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CASEOUS LYMPHADENITIS (CLA, BOILS, ABSCESSES) IN GOATS
WITH SUPPLEMENTAL COMMENTS ABOUT SHEEP
By: John S. Glenn, D.V.M, Ph.D.
What do you do after the diagnosis is confirmed?
Important characteristics -
b) once organism enters body, can be transported within cells - which protects organism from host's defense mechanisms (i.e. - antibodies); animal is infected for life and may or may not show intermittent clinical signs
c) body builds thick walls around abscesses - which protects organisms from any antibiotics administered to the animal
d) typically sets up housekeeping in lymph nodes and lymphoid tissues - especially superficial lymph nodes around head, chest, flanks; also occurs in lungs, spinal cord, liver, abdominal cavity, kidney, spleen, brain
e) animal may have external boils without having internal boils and vice versa - no way to predict
f) location of boils determines risk of transmission of organism to other animals - all external boils pose a high risk when draining, as do any boils in the lungs - boils in other tissues, while potentially harmful to the animal, probably don't pose a great risk to other animals
g) lots of argument about how long organism can persist in the environment; more important to know how long it poses a practical threat - probably a matter of days if just smeared on surfaces, probably a matter of weeks/,onths if incorporated in organic material - bottom line is that resting pastures and pens for at least a month (especially in summer) probably reduces potential exposure to a minimum; scraping the top 2" - 4" of soil from pens and replacing with new sand or dirt will reduce contamination potential miscellaneous - organsims couldtheoretically leave infected animals via the following routes:
RESPIRATORY TRACT: coughing, nasal secretions releasing stuff from lung abscesses - important! High density (crowding) foster transmission by this route
URINARY TRACT: very unlikely to be shedding in urine (would need to have an abscess in the kidney
GASTROINTESTINAL TRACT: reported to be present in the digestive tract but no one has any good data to implicate manure as a significant source of infection - plus goats are so finnicky about what they eat - certainly would be a good idea to clean up manure and keep it out of feed bunks but I wouldn't be paranoid about it - would be most concerned about animals that were thin and "wasting" - need to remember that two other causes of "wasting" are CAE and Johne's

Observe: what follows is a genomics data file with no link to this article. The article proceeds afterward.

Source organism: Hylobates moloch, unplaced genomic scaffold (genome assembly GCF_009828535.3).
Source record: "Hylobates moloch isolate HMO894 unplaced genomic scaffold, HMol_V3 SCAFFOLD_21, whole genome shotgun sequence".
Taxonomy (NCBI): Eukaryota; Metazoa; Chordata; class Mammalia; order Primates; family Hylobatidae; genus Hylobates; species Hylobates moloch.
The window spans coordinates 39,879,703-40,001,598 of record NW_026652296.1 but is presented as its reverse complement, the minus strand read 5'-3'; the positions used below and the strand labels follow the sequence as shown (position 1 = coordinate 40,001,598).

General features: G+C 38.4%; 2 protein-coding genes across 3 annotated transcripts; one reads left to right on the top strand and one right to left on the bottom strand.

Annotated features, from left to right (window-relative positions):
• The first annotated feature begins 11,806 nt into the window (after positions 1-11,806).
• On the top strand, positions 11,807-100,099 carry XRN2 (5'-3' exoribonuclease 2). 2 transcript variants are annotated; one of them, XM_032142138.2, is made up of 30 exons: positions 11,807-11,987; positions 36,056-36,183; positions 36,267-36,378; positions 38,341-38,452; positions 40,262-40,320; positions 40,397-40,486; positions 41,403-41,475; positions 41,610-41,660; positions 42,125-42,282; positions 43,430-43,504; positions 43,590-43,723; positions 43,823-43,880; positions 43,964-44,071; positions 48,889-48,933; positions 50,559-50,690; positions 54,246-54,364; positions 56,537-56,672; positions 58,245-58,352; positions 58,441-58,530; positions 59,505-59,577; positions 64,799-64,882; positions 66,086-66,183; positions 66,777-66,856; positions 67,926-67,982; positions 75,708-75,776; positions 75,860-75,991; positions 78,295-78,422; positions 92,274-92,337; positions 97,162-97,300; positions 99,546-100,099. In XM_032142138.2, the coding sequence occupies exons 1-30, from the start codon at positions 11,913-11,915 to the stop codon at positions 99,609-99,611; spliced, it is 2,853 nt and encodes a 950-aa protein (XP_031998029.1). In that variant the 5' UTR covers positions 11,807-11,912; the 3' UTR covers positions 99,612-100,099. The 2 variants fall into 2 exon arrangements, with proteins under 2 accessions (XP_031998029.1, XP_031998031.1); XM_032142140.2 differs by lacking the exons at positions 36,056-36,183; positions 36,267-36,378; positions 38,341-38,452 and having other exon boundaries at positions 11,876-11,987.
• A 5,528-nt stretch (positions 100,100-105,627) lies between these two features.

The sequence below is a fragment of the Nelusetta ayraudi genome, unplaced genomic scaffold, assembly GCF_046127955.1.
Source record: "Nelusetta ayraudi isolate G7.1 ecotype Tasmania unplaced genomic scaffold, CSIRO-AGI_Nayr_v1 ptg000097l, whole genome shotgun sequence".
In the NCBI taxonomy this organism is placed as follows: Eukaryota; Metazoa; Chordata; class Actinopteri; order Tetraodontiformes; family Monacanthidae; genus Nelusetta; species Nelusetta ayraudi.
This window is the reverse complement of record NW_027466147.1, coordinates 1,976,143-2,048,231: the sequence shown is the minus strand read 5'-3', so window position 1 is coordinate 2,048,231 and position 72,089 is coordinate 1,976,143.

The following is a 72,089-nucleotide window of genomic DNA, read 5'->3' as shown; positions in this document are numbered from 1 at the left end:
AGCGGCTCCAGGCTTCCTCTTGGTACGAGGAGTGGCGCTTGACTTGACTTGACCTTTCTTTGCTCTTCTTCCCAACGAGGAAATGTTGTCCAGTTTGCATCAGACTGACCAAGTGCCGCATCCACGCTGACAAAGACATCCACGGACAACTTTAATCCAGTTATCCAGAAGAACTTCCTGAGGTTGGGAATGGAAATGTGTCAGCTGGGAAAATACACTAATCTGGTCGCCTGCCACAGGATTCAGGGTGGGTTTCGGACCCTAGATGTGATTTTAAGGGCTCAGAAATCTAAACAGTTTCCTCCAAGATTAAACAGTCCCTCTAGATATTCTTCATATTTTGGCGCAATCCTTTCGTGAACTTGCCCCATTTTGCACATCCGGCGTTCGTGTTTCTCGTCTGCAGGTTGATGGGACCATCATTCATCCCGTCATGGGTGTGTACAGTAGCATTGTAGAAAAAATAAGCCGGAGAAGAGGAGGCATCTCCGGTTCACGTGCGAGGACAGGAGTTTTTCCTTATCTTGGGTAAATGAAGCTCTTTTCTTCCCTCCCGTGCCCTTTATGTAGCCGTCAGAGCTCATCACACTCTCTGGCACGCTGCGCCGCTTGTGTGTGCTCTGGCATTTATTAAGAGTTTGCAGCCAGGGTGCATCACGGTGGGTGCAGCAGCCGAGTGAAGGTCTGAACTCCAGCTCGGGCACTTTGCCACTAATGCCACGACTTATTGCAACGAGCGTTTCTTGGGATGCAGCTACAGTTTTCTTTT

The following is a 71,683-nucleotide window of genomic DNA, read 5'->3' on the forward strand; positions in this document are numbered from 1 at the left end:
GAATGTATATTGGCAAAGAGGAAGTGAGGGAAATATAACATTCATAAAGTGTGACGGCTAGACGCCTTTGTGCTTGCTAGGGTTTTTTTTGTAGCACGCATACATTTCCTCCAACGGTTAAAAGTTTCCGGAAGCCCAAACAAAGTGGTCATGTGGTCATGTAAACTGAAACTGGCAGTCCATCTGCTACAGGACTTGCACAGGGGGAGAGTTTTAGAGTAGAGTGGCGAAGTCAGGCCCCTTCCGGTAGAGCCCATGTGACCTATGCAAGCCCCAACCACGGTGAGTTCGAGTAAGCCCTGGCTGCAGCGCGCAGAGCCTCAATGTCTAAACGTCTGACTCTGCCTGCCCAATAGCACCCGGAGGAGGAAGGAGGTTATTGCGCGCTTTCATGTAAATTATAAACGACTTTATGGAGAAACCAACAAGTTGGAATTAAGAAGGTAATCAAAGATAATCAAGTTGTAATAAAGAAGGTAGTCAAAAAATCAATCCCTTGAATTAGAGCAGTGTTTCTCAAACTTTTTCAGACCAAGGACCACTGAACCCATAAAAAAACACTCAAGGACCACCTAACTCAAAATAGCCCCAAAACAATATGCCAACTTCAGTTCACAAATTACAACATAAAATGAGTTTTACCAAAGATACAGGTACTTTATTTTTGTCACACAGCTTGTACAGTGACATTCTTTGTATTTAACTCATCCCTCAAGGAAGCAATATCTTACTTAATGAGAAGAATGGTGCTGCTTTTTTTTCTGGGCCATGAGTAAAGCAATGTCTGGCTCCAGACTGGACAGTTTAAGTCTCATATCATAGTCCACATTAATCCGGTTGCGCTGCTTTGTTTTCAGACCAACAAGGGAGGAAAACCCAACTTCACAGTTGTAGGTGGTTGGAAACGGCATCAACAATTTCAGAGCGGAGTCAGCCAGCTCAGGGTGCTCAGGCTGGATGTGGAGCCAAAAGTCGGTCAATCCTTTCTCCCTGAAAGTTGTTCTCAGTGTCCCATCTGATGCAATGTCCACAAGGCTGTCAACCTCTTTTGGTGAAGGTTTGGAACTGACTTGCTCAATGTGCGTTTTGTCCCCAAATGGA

MAMMARY GLAND: there have been reports of shedding in milk if there are abscesses in the udder - risk that offspring could be infected this way (another good reason to pasteurize milk for human consumption)
2. Initial infection of a herd
3. Perpetuation within the herd
b) environmental contamination of feed, water, and equipment (milking equipment, clipping equipment, feeders, fences) by infected animals (personally I don't think this persists as long as people say - which is to say that with good sanitation you can pretty effectively control this route)
c) human hands (touching infected material and then touching another animal or milking without thoroughly washing hands - see comments in Sanitation and Lancing Abscesses section below
4. Other causes of "abscesses"
Occasionally, goats will develop salivary cysts along the jaws. If the contents of these are aspirated, it will contain a perfectly clear, very viscous fluid.
CONTROL - identify INFECTED animals and keep completely separate (housing, feeding) from CLEAN animals - this means no contact (see exceptions below) or sharing of space. Arrange husbandry routine so you work with INFECTED group last (to lessen chances of carrying organisms back to clean group).
MILKING - milk INFECTED group last and then clean-up well. Don't bring any does with draining abscesses into the milking parlor; wear gloves and change them if you touch an abscess - don't ever treat an abscess in the milking parlor.
BREEDING - OK to use clean bucks on infected does (but never on a doe with an active abscess, severe coughing or wasting (can use AI on these cases)) - try to minimize any contact time - obviously AI would minimize the risk.
HOW TO GROUP ANIMALS
Note 1: While it is true that a wide variety of other organisms can cause the occasional boil, you can't take the chance of missing a true CLA animal - if the boil is from some other cause, you're going to be able to salvage the offspring anyway - see below.
Note 2: There is no point in spending money to test animals in the group - you have adequate evidence to assume they have been infected.